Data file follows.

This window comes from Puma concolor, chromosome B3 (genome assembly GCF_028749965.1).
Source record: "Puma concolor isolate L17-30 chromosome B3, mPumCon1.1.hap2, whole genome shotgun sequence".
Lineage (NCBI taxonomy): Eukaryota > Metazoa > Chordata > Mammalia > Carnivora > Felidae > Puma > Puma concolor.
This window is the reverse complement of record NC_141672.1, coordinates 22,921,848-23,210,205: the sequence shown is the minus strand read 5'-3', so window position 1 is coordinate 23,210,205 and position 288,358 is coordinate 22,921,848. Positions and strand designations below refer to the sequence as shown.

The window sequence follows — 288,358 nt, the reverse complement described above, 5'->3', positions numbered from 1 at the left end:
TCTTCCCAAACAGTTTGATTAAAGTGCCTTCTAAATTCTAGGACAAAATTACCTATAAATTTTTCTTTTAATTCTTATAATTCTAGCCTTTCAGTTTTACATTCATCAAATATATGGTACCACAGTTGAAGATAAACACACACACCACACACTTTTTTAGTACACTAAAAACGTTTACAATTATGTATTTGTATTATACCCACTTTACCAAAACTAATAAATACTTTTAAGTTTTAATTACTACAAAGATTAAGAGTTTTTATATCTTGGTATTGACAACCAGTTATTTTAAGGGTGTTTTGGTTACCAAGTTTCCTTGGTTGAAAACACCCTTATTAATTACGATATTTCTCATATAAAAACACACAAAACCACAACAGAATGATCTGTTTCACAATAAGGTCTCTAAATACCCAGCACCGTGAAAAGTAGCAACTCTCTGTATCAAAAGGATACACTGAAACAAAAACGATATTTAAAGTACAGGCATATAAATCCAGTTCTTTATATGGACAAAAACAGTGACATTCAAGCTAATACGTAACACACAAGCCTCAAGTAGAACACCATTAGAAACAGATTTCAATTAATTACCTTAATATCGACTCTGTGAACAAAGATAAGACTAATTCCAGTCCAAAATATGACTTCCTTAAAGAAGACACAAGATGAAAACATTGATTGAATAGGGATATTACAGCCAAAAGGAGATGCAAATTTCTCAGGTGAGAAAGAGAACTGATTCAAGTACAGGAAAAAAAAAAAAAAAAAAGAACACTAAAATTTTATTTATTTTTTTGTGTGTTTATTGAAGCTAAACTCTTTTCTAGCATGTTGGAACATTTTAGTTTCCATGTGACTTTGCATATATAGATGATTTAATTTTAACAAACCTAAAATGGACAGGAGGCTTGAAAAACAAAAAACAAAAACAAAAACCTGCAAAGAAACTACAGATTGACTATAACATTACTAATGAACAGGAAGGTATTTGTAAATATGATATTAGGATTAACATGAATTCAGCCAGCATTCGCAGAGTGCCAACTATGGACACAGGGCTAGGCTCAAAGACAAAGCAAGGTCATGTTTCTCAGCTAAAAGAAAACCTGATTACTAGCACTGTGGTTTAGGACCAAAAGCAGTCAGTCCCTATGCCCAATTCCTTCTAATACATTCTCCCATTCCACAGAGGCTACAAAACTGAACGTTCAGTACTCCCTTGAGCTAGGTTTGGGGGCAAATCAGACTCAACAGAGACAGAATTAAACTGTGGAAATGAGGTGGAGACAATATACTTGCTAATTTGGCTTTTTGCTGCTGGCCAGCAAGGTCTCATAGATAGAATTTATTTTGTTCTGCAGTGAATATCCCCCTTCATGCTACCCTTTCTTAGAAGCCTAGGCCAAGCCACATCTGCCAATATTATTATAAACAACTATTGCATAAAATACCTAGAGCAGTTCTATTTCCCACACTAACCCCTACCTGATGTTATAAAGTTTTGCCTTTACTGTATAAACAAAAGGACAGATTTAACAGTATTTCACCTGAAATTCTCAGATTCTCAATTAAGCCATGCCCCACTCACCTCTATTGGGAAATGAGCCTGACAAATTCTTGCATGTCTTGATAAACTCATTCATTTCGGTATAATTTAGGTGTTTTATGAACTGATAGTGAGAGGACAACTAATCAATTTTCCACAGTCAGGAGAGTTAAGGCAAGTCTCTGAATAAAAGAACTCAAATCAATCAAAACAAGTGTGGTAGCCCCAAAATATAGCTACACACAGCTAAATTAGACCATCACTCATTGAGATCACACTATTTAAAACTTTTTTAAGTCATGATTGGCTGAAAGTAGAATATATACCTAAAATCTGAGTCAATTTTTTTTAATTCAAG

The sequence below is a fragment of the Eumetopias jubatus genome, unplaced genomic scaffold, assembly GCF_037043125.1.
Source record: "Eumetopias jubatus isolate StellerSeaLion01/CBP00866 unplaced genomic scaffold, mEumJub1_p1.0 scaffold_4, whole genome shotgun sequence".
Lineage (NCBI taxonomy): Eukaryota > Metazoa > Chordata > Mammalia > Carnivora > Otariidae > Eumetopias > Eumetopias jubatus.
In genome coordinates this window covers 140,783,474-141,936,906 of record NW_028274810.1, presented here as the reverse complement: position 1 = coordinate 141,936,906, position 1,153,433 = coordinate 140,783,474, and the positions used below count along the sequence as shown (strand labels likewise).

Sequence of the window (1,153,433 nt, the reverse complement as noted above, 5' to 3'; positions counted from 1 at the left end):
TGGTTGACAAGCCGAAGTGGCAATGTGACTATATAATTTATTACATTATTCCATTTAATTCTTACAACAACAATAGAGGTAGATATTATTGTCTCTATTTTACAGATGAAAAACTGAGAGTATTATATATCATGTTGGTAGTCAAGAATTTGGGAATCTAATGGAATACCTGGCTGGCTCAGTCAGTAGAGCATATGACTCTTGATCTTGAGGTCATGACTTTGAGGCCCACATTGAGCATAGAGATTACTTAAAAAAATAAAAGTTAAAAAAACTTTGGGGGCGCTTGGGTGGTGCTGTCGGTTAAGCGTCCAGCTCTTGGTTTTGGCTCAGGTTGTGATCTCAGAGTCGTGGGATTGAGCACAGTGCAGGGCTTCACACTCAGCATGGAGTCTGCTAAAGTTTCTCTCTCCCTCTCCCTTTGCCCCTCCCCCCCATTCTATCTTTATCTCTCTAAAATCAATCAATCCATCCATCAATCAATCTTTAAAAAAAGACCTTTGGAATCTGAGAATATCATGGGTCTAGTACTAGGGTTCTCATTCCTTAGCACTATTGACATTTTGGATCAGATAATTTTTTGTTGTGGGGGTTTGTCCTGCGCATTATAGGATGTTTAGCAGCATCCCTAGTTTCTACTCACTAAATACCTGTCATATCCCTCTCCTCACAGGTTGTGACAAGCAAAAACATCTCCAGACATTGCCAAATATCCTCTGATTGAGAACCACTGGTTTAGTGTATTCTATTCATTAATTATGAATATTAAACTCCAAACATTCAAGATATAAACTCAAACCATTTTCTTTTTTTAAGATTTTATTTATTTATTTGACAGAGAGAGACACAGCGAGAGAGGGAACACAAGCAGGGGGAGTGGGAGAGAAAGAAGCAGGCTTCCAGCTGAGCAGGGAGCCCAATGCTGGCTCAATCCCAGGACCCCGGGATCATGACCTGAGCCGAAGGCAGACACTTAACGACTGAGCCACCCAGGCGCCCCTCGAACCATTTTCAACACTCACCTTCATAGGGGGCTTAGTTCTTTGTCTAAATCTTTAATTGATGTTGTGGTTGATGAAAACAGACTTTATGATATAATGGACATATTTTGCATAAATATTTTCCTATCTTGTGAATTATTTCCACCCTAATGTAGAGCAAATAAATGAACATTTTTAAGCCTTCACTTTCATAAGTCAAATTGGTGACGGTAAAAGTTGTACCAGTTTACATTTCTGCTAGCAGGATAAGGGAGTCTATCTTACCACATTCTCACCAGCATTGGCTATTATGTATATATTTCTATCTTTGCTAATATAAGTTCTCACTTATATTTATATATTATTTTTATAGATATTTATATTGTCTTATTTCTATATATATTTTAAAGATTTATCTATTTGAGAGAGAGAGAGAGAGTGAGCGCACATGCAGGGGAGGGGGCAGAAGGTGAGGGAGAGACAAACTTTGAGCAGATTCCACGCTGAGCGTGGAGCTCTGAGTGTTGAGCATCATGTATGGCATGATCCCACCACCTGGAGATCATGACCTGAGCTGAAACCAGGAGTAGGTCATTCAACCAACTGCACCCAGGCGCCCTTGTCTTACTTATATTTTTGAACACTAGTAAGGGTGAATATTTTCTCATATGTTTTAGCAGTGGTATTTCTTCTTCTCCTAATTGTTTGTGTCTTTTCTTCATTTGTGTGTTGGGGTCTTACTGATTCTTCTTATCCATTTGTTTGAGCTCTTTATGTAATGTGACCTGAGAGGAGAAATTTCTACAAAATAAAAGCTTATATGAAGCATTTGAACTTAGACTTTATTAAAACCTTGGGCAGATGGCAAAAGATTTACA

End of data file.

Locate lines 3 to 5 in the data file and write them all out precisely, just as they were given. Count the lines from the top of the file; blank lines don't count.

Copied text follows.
Lineage (NCBI taxonomy): Eukaryota > Metazoa > Chordata > Mammalia > Carnivora > Felidae > Puma > Puma concolor.
This window is the reverse complement of record NC_141672.1, coordinates 22,921,848-23,210,205: the sequence shown is the minus strand read 5'-3', so window position 1 is coordinate 23,210,205 and position 288,358 is coordinate 22,921,848. Positions and strand designations below refer to the sequence as shown.

The window sequence follows — 288,358 nt, the reverse complement described above, 5'->3', positions numbered from 1 at the left end: